…when you deposit tuppence in a bank account
Soon you’ll see
That it blooms into credit of a generous amount
And you’ll achieve that sense of stature
As your influence expands
To the high financial strata
That established credit, now commands
This is the ethos that our economy runs on: the purpose of money is to make more money. The success or failure of an investment is to be measured according to that standard. But just as Michael Banks had other intentions for his coins, there are other things of value in this world than the growth of some money into more money. There’s joy and pleasure, of course. There are lots of things to be done with money that bring those, or at least create circumstances where each might be more likely. There’s the meeting of basic needs. Food, shelter, warmth, mobility – many people go without one or more of these things for simple want of money, including some of us here this morning. But there are also things – emotional, spiritual, existential, transcendental – that money cannot buy. And so, as we begin our annual canvass season, in which we’re each asked to reflect on our stewardship and material contribution to this community, I want to say a little bit about the yield on your investment here at First Parish.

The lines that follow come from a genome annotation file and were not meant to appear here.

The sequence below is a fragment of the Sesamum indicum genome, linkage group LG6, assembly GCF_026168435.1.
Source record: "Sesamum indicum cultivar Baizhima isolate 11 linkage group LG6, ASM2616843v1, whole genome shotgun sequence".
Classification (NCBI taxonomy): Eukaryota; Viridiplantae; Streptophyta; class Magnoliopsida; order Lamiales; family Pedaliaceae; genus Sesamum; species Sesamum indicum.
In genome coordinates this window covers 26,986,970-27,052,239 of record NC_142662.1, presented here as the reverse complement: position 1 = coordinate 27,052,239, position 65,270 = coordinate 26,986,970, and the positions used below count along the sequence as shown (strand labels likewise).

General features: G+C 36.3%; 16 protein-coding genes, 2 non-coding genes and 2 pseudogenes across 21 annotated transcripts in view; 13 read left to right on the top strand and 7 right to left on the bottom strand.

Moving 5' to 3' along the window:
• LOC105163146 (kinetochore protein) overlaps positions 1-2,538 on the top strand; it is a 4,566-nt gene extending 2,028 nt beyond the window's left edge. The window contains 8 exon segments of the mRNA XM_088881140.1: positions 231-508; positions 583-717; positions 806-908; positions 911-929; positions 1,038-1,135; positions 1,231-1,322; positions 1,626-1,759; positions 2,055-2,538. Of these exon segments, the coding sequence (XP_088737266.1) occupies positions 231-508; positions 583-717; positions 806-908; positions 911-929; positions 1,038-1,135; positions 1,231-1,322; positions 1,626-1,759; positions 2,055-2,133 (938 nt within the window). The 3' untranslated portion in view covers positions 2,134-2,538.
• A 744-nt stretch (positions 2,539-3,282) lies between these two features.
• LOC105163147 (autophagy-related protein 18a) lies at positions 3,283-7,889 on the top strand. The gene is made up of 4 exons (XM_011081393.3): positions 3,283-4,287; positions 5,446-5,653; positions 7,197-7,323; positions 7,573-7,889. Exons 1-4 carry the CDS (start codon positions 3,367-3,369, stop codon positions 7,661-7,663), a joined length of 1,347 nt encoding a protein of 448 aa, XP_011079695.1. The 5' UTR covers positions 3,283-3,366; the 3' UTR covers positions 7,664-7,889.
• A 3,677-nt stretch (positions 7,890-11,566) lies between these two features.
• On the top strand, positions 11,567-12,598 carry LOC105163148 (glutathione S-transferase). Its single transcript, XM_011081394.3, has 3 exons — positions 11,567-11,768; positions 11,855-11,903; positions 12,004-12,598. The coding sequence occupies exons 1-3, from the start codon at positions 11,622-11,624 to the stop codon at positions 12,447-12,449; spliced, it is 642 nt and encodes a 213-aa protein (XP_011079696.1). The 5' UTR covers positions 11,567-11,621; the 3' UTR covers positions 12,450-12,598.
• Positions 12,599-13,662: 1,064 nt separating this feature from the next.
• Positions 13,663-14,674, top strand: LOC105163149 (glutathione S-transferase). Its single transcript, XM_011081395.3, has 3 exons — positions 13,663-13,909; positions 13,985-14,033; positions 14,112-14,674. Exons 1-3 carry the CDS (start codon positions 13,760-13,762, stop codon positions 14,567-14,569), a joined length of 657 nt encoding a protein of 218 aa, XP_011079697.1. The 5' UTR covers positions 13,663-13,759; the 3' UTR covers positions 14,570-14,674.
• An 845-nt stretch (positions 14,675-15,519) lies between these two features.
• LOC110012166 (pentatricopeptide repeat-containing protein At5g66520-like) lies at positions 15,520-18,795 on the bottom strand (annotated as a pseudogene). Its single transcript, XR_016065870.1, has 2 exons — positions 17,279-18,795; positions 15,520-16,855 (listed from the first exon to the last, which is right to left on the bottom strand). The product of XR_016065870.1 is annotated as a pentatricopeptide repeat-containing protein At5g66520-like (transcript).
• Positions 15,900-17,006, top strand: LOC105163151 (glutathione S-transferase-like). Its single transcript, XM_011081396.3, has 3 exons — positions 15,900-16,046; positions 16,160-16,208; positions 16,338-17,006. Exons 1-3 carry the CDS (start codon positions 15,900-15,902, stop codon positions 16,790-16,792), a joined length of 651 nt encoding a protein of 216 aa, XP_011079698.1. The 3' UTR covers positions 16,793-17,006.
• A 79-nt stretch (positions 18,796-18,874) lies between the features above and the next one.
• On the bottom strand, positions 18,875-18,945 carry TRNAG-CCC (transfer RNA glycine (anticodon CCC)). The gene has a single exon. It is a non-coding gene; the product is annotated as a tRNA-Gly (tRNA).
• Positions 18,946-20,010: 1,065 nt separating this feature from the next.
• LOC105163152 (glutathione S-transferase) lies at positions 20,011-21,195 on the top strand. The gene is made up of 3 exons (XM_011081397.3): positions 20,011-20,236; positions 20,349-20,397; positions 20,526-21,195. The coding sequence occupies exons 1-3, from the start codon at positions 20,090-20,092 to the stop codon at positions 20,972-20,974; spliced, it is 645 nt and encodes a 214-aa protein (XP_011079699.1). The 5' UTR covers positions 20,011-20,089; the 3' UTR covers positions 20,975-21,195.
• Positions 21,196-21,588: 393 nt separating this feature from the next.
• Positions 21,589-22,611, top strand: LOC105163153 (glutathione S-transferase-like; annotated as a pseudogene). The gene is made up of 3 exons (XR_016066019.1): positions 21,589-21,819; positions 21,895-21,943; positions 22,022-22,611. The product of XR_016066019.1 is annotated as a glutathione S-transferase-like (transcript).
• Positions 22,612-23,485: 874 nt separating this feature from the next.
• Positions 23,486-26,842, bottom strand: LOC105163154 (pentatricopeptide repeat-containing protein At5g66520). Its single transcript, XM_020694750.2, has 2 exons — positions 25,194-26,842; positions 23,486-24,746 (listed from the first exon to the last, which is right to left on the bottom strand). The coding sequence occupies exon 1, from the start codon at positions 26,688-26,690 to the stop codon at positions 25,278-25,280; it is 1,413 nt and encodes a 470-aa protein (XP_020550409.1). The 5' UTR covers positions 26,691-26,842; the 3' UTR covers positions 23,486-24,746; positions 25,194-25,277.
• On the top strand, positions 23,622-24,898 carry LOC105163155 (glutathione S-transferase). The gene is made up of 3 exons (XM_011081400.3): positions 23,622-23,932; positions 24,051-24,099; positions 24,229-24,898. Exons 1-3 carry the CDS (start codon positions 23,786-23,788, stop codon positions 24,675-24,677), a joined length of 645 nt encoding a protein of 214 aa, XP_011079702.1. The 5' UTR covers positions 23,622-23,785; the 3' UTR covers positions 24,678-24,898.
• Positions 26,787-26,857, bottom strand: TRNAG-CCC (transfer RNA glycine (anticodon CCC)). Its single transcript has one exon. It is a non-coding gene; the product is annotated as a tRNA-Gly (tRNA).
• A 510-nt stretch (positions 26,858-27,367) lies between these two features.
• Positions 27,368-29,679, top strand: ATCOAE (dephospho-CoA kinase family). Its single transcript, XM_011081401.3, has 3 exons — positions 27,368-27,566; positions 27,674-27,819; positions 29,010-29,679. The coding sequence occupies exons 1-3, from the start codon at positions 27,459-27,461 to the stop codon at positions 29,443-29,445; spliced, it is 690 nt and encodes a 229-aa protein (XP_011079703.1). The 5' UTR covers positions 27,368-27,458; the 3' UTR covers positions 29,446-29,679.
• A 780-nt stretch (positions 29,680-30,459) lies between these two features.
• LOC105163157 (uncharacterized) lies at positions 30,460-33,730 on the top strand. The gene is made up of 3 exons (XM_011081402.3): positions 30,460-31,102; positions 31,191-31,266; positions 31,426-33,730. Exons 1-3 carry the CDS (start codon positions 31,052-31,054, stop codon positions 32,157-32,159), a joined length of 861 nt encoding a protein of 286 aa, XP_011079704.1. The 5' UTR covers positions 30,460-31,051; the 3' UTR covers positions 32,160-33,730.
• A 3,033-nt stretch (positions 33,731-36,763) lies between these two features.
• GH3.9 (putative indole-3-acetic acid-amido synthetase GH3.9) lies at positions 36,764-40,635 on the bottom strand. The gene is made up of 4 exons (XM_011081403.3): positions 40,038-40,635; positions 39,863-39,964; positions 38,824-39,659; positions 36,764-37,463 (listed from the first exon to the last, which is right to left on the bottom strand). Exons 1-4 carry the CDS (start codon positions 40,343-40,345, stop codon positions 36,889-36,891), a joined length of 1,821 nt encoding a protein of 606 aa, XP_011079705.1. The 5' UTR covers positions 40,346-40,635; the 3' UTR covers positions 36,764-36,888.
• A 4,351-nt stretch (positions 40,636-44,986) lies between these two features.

First of all, it is not like conventional investments, in that its dividend to you as an individual is not proportional to the amount you put in. This congregation’s support and care for you does not rise or fall with how much or how little you contribute to it. But the return on the investment is proportional, at least to some degree, to how much we all put in, collectively. Because we live in a world where money is necessary to maintain a building, to pay a staff, to purchase food and supplies and otherwise navigate the material dimension of life. No church can or should function by money alone, but every church does need money in order to fulfill its functions.